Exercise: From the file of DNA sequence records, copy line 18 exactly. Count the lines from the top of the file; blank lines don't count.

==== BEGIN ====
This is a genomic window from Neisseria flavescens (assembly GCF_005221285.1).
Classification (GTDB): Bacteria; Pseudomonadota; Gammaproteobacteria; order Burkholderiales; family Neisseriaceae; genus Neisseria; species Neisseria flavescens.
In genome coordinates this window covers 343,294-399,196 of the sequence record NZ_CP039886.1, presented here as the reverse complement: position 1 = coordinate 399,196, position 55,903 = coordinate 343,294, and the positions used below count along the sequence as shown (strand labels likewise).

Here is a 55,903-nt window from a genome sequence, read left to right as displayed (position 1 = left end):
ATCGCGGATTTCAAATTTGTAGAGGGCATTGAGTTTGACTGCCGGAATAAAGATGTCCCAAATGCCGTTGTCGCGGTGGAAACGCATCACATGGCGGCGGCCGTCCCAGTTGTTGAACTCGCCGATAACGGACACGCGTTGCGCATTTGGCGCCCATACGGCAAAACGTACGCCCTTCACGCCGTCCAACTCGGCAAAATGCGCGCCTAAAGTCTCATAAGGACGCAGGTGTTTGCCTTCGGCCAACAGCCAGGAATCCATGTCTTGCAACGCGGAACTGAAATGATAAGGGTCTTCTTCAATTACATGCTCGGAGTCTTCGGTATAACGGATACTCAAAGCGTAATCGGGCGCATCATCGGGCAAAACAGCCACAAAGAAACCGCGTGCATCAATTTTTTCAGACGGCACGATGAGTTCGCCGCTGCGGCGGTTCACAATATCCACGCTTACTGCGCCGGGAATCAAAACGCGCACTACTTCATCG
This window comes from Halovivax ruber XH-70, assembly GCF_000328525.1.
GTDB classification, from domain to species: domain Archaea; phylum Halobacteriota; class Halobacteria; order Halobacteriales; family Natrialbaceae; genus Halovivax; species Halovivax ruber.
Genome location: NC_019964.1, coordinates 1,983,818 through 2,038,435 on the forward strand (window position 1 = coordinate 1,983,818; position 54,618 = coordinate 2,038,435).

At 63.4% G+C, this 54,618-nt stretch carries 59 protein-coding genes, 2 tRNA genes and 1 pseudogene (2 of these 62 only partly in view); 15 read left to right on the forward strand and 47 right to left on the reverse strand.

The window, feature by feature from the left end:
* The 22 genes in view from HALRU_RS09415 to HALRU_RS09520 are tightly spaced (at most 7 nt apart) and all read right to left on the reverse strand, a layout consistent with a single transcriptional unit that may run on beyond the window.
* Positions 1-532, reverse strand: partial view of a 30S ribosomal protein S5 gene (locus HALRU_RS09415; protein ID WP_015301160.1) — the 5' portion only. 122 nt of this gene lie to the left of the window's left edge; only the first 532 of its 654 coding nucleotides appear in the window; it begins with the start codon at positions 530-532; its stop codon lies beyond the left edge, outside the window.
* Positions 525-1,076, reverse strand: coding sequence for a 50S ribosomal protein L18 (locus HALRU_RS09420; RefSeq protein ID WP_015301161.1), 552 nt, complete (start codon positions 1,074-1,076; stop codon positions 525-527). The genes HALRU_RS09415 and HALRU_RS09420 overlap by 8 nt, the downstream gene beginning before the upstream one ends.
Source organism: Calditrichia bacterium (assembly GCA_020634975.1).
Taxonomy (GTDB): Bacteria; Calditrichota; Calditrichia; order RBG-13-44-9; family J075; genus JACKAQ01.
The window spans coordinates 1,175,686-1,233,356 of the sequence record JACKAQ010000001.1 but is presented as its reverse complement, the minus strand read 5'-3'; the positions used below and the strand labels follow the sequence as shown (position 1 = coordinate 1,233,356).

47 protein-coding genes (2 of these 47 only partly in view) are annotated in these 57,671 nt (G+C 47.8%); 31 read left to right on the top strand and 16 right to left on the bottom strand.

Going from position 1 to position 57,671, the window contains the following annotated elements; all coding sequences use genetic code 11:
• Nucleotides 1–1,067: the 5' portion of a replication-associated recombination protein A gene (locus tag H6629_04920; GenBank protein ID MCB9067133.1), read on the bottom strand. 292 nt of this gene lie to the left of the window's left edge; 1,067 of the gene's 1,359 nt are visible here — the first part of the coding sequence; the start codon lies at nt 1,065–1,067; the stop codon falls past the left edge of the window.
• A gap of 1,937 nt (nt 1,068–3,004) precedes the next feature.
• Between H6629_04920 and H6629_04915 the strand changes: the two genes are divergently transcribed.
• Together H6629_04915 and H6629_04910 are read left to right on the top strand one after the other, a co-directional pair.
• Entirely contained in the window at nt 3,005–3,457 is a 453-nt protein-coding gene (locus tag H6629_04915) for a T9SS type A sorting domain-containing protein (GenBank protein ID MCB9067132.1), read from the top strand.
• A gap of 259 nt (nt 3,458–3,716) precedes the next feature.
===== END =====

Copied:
Going from position 1 to position 57,671, the window contains the following annotated elements; all coding sequences use genetic code 11: